The 2021 Work Dress Code

Posted on: November 9th, 2021 by admin No Comments

Most likely, you haven’t touched your work wardrobe for a year or more. And why would you when the world has spent over a year staying home? 

But with offices opening back up, you might have to dust off that old work suit again. So are you ready to put on slacks and suits after a year of dressing up in pyjamas and comfy shirts? 

How People Dress For Work (At Home)

LinkedIn put out a poll asking their users what’s their current workwear style. Did they opt for comfort casual, smart casual, or full-on business attire (and makeup)? Responses were varied, of course. But for the majority of WFH workers, comfort is the way to go, unsurprisingly.

People shared their usual workwear: casual shirts and comfy shorts or pants are the top choices. Provided, of course, that there are no meetings for the day. But in case there are, a smart top or blazer is the usual solution to appear professional. But still, anything goes for the lower half since it’s well away from the webcam lens.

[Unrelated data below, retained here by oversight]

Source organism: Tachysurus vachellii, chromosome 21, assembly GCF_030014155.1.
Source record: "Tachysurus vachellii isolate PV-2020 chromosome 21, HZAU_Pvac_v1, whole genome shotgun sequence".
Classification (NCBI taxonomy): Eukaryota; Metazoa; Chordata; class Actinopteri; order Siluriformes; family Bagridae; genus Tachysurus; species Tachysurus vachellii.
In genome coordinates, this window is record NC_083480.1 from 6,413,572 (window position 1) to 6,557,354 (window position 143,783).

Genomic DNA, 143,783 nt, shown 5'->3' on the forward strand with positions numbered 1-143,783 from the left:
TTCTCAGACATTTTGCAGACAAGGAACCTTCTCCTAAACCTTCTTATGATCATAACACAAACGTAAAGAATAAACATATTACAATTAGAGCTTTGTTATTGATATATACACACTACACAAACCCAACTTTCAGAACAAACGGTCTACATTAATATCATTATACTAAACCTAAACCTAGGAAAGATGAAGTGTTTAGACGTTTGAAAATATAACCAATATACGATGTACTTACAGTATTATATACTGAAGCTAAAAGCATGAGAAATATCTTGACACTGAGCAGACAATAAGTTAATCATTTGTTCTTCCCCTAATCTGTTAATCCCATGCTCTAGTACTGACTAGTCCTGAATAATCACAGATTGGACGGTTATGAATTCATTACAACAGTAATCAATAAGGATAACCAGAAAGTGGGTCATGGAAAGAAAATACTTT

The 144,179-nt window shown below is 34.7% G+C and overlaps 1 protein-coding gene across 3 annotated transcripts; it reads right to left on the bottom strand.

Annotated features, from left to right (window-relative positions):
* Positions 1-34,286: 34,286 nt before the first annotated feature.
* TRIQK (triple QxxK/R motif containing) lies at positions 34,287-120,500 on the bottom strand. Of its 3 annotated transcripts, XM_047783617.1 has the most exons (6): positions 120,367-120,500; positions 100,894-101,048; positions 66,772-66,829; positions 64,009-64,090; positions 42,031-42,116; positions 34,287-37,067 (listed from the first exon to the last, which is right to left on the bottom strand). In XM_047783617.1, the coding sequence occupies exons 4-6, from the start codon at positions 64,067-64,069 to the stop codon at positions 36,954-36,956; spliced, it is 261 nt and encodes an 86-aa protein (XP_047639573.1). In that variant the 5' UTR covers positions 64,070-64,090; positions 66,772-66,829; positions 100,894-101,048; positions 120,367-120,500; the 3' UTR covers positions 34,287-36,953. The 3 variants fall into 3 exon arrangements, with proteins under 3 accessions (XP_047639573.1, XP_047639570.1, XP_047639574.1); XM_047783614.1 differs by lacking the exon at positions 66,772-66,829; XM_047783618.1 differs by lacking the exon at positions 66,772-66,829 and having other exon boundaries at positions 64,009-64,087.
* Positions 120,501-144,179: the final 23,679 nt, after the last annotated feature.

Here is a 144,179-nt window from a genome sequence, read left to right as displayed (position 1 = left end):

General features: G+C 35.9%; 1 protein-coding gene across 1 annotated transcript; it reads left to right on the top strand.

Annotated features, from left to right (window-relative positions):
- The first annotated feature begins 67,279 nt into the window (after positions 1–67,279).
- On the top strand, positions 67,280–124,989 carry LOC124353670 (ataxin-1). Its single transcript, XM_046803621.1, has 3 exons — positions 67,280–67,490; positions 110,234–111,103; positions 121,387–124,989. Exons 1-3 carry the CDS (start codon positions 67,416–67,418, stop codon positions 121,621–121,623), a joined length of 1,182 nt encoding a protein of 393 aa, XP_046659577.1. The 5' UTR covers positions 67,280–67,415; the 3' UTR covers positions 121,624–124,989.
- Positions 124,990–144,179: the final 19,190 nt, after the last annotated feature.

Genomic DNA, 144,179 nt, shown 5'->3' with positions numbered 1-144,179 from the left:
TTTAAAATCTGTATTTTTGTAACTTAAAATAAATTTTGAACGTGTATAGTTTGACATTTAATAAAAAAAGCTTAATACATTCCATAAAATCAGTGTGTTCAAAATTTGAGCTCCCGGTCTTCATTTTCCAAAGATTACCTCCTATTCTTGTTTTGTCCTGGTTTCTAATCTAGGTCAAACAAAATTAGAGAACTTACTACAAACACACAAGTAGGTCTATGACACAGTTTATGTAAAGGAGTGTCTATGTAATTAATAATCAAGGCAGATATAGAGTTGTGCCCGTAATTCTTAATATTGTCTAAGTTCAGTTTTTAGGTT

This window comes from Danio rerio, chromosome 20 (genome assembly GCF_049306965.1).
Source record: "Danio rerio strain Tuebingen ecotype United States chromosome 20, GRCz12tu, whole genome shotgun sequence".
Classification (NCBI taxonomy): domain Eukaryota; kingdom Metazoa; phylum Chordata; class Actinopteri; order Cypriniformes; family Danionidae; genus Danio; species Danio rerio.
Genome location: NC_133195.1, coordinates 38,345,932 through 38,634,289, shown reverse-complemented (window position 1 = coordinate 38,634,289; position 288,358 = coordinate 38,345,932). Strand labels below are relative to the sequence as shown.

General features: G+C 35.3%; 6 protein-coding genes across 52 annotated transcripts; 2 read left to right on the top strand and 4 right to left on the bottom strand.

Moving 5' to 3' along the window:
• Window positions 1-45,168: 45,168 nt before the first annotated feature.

However, some responses deviate from the majority. For example, 27% of the poll votes went to the smart-casual option. They still dress up a bit despite working from home. Some people believe that what you wear while working is still part of the job, even if you’re doing it remotely. 

According to one user, what you wear at work influences your behaviour. And wearing your work attire is what gets you into “work mode.” Dressing up for a WFH setting gives a sense of normalcy and can help you be productive as if you’re still at the office. Compare that to when you’re wearing a comfy tee and pants, which can only make you feel like you’d relax and chill instead.

The Workleisure Trend

Workers preferring comfort over style when it comes to their WFH attire has led to a new descriptor: workleisure. Workleisure clothes refer to the comfy, stretchy clothes that are also s

tylish enough to wear as work attire.